More than 5,000 people laced up and stood on the start line of the Open 10K at 5.40am on Sunday, the sheer number speaking for the city’s new-found passion for running.
The 10K race at the Tata Steel Kolkata 25k partnered by The Telegraph recorded 5,695 participants this year, much more than the 5K Ananda Run that saw 4,531 participants.
Several of the 10K participants were making their debut, having earlier taken part in non-timed shorter format runs. They had trained themselves for both the distance and pace of a timed run.
Running, from being a niche activity, has become a part of life for these Calcuttans. Many of them now run once or twice a week instead of practising for just a few days in the run-up to an event.
Salt Lake resident Megha Dutta said the transition from running as a pastime to an everyday activity made her aware of several aspects of
The first thing she had to buy was a proper pair of shoes designed for road running. “Although running is one of the most pocket-friendly sports one can take up, with time you realise that proper gear is essential for running regularly,” said Dutta, who runs at least twice a week and says it helps her keep fit both physically and mentally.
Titagarh resident Santosh Yadav woke up at 3am ton Sunday to reach Red Road on time for the race. His effort was rewarded as he finished among the first five in the Open 10K run.
Having started off with shorter distances, Yadav soon started running every alternate day with a day or two of rest thrown in to allow the muscles to rest and recover.
To builds up pace along with stamina, the practice runs need to be monitored and timed.“I started timing my runs on my wristwatch’s stopwatch once I realised that I had built up the required stamina. I then started focussing on my personal best timings and kept improving henceforth, ” said Yadav, a first year student of Charu Chandra College.
Software engineer Pranjal Gupta may have been worried about “cramping up” during the run but that didn’t stop him from running.
“Cramps seem to love me. I have been preparing for this race by running thrice a week. However, last week I was out of town and my best friend is likely to be back on course,” he said in between some strenuous stretching.
Pranjal ran the 10K, a distance for which he had prepared by running 5km every day for the past month. He got hooked to timed runs after taking part in several non-timed events and realised that he too could finish a longer distance at a decent pace. Like some of the other runners, he was banking on the “70-minute pacer” to help him complete the run.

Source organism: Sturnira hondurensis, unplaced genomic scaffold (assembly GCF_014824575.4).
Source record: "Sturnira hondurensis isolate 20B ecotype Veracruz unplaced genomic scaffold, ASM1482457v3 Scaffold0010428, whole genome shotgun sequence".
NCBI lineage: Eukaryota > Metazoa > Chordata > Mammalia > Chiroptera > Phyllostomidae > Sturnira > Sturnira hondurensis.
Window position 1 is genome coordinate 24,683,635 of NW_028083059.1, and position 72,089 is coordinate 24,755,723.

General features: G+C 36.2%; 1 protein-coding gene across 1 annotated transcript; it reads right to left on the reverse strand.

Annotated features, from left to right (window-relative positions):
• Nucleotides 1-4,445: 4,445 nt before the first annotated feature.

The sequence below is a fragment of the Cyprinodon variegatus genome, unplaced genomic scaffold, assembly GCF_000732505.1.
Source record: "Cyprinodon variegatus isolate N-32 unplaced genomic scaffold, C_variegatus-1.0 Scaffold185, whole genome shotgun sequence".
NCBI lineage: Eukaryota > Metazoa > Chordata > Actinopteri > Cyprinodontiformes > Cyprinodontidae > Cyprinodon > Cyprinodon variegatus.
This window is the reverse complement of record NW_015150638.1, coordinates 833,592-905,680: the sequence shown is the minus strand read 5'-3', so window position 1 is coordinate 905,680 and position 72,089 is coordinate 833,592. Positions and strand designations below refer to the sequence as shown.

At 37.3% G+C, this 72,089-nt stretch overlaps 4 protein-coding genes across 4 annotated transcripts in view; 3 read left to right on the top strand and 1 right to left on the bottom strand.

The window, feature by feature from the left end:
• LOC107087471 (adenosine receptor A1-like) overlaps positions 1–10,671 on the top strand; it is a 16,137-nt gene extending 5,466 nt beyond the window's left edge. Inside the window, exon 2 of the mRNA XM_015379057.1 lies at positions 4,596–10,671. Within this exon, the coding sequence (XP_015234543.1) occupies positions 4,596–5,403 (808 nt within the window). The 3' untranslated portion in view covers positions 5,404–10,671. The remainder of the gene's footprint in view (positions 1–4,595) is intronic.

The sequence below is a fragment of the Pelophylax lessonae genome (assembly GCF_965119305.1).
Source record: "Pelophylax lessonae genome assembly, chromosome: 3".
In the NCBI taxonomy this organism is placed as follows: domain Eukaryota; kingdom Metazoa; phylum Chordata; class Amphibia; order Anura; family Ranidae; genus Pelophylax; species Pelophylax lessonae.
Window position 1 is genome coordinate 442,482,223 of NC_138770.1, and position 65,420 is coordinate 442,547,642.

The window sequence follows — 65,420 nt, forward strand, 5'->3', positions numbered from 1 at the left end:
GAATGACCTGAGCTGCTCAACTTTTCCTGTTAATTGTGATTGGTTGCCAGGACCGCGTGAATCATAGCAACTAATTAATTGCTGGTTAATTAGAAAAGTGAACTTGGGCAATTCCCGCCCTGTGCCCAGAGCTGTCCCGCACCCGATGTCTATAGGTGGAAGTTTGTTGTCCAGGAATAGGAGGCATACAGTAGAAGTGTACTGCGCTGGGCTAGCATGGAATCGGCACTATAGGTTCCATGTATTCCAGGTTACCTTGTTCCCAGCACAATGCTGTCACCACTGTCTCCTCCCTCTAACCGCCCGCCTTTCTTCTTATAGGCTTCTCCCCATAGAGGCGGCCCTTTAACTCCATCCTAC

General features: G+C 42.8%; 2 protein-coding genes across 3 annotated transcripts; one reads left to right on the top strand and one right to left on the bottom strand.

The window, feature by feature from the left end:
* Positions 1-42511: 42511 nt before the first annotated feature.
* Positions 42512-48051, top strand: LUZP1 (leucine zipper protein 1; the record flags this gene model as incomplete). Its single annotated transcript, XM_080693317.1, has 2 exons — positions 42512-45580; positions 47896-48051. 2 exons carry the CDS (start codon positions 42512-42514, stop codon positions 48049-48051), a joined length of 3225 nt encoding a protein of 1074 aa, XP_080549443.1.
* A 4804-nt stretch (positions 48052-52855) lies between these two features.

Pacers are regular runners who participate in a road race — they have flags strapped to their bodies so that amateurs can spotn them follow them if they aspire to complete the distance within a particular time.
Roshan Lal Lama, 68, a former Tata Steel employee said he started running three years ago.
“I started with a 5km race. I now participate in 10km runs regularly.”
Parthasarathi Varadachari, probably the oldest participant in the senior citizens’ run, was born on November 15, 1923, when King George V was the emperor of India. That makes him 96. The electrical engineer who retired as additional general manager of Eastern Railway made his TSK debut this year. “I loved the atmosphere and would have registered for a longer distance even a few years ago,” said the Alipore resident, who was accompanied by his daughter.
Warming up in the holding area before the Ananda Run was Nikita Bardia (right) with mother Neelam (centre) and aunt Usha Bhutoria — all TSK first-timers. The 27-year-old dietician returned from a “big fat wedding” in Jaipur on Saturday. “The run is going to be my relaxation,” Nikita told Metro. Her mother and aunt are regular morning walkers.
Khusboo Surana, 22, who lost her left leg when a truck hit her from behind three years ago took part in the Champions with Disability Run along with her mother Kalpana. A final-year BCom student at The Bhawanipur Education Society College, Khusboo uses a prosthetic limb and swims regularly to keep fit. “I don’t let anything come in the way of my fitness and I am hopeful that I will be able to motivate more people to take up running or some form of physical activity,” she said.
NGO worker Saba Islam came to the marathon with a black handprint across her face. Dressed in a hijab that had similar prints in white, Islam carried a placard listing several social evils against children. “I want to raise awareness and help empower children to protect themselves,” she said.